The most visible radical liberals and democratic socialists—AOC, “The Squad,” Warren—have taken full advantage of story discourse to build their brands. These brands are themselves promoted through the deployment of catchy slogans: Abolish ICE, Open Borders, and so on. Such actors, to quote Paolo Friere, prefer “to substitute monologue, slogans, and communiques for dialogue,” and thereby “attempt to liberate the oppressed with the instruments of domestication.” Sloganeering creates the illusion of change without the change itself—and changeless change ensures the continued dominance of progressive neoliberalism.

Just as slogans offer “changeless change,” a focus on identity offers “disconnected connection.” Identity, as philosopher Franco Berardi says, “is inherently limiting of the possibility of comprehension and interaction.” Identity seems like a universal category—after all, we all have identities. But, as Berardi notes, identity does not lend itself to comprehension or interaction, and therefore cannot achieve actual universality.

In this way—through emphasis on personal narrative, slogans, and identity—progressive neoliberalism offers empowerment. This is one of their key buzzwords. But empowerment is not the same as liberation. The goal of liberation is the creation of a new person—one who is no longer oppressor nor oppressed—by restoring the humanity of both. In contrast, empowerment is an effort to turn the oppressed into the oppressors themselves. Empowerment without first liberating the oppressors and the oppressed from the dehumanizing effects of injustice will only further perpetuate injustice. 

Progressive neoliberalism, with its stories and slogans, cannot communicate or connect with a mass base that can achieve political success. Any politics that emphasizes notions like “problematic people” will never be a successful popular politics, because popular politics is about changing reality, not changing individuals. 

The oppressors forget, says Freire, “that their fundamental objective is to fight alongside the people for the recovery of the people’s stolen humanity, not to ‘win the people over’ to their side. Such a phrase does not belong in the vocabulary of revolutionary leaders, but in that of the oppressor.” In other words, winning people over, creating justice in the hearts and souls of the people, making politics about slogans and monologues, is oppression, not liberation.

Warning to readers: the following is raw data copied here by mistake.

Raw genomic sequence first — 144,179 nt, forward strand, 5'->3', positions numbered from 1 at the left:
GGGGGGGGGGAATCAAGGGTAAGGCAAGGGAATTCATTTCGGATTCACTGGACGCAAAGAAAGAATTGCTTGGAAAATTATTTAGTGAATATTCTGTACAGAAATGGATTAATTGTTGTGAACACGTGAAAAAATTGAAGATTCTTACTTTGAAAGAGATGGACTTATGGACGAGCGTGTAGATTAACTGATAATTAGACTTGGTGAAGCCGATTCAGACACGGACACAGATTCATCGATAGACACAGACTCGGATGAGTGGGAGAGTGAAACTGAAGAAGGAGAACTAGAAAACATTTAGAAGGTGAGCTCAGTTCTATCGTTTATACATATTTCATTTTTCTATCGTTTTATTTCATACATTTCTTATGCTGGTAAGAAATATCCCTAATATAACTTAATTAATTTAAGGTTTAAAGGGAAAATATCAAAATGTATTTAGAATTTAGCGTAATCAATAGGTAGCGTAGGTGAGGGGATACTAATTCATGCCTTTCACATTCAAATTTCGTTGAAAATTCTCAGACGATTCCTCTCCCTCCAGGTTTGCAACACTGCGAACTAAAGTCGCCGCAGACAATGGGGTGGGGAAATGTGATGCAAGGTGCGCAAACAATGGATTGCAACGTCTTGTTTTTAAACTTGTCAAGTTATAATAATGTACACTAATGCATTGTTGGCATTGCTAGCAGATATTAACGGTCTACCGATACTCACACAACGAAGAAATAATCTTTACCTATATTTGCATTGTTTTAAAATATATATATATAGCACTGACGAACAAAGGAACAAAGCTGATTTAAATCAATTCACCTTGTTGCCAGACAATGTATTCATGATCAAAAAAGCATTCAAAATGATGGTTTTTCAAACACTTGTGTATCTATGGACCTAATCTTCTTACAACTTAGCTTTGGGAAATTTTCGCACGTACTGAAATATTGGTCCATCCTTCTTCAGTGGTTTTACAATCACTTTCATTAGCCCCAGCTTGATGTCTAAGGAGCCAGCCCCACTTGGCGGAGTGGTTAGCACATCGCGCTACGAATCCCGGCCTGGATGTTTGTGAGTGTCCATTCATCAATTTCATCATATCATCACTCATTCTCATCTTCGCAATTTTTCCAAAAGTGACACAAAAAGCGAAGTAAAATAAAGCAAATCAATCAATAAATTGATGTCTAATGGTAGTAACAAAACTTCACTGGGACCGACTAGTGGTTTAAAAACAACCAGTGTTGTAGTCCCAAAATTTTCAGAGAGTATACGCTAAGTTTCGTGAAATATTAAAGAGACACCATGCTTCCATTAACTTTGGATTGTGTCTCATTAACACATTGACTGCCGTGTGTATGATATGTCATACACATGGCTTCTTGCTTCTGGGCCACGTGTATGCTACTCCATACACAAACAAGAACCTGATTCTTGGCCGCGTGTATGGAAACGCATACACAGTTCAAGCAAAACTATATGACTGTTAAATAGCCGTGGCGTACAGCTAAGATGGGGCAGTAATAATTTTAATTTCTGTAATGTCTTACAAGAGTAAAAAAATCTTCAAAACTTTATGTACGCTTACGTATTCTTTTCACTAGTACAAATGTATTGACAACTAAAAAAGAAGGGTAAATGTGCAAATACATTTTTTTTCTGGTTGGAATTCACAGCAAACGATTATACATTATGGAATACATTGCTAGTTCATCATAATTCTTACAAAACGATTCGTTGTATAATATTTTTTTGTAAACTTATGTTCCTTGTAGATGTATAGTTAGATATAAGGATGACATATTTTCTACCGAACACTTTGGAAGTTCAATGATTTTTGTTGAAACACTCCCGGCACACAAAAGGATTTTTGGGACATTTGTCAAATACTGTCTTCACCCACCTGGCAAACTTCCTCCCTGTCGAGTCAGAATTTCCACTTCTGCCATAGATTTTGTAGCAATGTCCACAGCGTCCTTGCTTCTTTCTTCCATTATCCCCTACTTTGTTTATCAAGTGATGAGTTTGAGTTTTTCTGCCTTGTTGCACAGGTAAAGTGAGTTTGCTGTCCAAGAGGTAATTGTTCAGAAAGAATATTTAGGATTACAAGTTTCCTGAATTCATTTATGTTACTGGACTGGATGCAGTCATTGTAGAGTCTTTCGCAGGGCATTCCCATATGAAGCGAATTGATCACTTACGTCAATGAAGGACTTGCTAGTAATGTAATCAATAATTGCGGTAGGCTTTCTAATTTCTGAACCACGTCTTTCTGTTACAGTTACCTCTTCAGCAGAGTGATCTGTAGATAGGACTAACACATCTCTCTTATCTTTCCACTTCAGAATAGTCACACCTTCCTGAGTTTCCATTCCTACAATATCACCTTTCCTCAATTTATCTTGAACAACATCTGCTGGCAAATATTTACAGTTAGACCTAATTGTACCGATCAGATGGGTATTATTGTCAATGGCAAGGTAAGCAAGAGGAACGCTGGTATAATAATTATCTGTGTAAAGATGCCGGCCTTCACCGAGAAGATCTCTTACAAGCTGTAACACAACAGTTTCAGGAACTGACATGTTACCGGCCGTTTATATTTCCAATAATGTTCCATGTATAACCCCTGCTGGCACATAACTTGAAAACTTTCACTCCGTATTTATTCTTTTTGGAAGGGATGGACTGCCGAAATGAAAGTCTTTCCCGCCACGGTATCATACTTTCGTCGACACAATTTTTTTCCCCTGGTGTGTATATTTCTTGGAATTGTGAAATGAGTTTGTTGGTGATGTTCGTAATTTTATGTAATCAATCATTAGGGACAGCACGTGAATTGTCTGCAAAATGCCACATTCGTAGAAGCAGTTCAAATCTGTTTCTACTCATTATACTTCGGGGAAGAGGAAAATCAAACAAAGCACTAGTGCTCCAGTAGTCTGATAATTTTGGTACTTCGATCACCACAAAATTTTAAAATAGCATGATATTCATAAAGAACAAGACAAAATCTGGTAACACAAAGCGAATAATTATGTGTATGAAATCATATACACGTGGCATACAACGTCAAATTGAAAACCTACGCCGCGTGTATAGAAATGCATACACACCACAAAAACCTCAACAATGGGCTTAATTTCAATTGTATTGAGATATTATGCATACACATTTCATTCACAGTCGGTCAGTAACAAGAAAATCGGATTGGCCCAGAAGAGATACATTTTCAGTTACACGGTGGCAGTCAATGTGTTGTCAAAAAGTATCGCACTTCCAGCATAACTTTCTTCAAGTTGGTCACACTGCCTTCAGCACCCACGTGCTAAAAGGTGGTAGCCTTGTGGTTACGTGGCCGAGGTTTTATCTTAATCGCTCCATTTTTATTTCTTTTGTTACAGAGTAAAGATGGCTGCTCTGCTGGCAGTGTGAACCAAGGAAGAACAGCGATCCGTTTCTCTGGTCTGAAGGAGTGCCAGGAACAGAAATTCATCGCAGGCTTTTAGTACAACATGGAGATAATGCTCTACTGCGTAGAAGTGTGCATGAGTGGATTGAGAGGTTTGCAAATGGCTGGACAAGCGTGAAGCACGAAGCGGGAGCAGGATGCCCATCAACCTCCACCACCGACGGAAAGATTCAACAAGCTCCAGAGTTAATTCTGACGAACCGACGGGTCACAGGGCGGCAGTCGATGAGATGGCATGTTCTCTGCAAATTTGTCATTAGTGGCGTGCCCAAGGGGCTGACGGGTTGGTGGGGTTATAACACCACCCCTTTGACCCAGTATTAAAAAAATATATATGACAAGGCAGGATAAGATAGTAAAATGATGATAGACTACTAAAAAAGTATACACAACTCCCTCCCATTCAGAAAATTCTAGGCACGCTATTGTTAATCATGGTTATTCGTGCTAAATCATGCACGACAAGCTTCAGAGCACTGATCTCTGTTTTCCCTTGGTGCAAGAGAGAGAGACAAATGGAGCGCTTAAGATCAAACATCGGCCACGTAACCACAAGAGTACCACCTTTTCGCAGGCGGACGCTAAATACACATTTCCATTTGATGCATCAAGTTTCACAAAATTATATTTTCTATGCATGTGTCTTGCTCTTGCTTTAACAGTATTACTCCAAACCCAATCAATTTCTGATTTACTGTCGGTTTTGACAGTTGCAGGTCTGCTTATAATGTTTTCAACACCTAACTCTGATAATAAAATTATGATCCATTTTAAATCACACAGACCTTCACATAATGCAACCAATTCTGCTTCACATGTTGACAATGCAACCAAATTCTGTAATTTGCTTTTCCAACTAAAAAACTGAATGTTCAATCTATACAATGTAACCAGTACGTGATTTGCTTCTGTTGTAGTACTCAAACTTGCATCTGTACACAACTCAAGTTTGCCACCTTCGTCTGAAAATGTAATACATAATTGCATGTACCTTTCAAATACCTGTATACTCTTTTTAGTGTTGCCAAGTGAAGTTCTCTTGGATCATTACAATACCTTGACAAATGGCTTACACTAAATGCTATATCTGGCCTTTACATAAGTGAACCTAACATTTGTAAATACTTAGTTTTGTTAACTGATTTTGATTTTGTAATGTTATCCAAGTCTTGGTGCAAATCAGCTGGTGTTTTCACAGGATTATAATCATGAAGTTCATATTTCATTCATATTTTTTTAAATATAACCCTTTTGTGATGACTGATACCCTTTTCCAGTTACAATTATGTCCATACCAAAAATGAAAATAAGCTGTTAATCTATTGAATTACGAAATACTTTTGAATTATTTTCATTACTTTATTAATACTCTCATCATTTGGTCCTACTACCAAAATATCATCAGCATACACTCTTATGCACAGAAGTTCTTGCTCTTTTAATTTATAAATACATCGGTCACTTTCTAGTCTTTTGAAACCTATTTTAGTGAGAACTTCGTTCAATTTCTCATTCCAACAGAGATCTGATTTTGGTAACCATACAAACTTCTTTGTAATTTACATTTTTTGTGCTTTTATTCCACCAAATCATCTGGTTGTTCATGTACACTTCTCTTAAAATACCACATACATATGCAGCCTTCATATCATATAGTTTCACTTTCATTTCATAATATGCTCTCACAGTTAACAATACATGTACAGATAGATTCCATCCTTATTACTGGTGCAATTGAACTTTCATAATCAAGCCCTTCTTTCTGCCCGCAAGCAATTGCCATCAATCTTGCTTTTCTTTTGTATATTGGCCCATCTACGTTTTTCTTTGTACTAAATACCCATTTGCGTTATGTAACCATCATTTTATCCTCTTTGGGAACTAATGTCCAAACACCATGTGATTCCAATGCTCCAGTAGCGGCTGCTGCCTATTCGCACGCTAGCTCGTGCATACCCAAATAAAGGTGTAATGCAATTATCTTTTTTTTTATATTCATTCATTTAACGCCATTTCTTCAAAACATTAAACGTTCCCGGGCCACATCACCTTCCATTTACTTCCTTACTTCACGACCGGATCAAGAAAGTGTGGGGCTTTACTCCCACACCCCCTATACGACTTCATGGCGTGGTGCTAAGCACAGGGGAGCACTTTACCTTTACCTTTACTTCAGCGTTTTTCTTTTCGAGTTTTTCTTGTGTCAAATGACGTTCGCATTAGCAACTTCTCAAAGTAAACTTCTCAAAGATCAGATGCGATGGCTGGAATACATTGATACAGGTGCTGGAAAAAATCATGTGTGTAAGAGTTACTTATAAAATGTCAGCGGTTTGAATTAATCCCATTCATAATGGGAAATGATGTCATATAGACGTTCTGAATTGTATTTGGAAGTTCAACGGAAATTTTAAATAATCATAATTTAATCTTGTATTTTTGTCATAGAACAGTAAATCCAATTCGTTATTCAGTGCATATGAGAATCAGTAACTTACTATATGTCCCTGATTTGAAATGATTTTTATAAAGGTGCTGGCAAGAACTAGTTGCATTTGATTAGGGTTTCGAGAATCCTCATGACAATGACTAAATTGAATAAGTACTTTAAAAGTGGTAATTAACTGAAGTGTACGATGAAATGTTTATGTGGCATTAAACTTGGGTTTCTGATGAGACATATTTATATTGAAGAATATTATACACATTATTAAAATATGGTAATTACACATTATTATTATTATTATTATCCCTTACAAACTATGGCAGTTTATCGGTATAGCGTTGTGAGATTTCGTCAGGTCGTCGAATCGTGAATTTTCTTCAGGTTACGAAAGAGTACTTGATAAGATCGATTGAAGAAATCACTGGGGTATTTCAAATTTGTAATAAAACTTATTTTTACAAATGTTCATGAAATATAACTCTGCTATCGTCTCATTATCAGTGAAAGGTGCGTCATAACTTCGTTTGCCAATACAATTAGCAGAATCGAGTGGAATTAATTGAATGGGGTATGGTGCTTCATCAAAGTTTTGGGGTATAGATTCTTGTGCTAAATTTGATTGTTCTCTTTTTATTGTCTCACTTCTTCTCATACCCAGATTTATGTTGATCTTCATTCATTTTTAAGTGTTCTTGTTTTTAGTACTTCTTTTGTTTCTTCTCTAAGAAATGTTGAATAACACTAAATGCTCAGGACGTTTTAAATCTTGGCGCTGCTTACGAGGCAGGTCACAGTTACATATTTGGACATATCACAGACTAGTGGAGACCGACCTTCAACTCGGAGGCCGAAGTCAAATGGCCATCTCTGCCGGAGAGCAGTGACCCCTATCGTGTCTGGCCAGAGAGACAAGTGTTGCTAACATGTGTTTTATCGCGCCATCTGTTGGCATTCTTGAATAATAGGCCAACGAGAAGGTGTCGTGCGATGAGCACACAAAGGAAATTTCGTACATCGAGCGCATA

Instead of the liberation of left populism, we have ended up with the empowerment of neoliberalism. The powers that be preach the gospel of empowerment because they want to empower you to submit to the system, rather than liberating you from it. It is about the appearance of radicalism, with stirring identity monologues and sweeping slogans concealing the underlying reality of these as control mechanisms for limitation and domestication. The ruling class wants us to change our language so that we don’t change our reality. They want us to connect, share stories, and empower ourselves—to create the illusion of progress—while the world gets worse around us.

If class is not fully recognized and conceptualized as a determining category in political and media discourse, then the exploitative material conditions that the mass of people experience every day will be made to feel even more natural and inevitable. A true populist left needs to break away from the focus on identity, storytelling, slogans, and empowerment to achieve real liberation and a new collective vision. Rather than dismissing them as receptacles for monologues or irredeemable deplorables, the left must engage in dialogue with all oppressed peoples.